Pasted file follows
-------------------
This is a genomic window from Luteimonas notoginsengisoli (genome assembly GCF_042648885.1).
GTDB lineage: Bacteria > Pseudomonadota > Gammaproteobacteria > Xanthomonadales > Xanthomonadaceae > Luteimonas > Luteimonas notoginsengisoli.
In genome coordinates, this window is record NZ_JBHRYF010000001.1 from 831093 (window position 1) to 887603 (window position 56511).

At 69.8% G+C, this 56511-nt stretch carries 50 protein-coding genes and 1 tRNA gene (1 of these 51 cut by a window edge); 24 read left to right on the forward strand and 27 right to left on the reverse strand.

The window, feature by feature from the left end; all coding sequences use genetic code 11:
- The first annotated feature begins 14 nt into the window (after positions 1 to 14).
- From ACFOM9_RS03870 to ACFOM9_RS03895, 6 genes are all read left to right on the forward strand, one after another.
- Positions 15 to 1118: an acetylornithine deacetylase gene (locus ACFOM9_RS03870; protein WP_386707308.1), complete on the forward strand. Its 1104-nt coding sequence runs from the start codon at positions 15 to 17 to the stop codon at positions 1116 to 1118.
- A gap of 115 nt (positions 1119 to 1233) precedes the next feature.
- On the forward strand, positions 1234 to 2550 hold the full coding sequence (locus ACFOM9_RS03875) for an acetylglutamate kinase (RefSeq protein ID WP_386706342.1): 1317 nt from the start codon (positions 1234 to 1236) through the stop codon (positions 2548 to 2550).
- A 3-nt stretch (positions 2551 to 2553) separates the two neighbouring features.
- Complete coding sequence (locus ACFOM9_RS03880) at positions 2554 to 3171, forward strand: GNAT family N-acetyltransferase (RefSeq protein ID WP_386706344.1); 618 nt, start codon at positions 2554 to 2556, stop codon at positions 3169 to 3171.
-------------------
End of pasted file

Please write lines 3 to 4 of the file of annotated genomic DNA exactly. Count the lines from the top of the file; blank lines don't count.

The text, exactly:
In genome coordinates, this window is record NZ_JBHRYF010000001.1 from 831093 (window position 1) to 887603 (window position 56511).

At 69.8% G+C, this 56511-nt stretch carries 50 protein-coding genes and 1 tRNA gene (1 of these 51 cut by a window edge); 24 read left to right on the forward strand and 27 right to left on the reverse strand.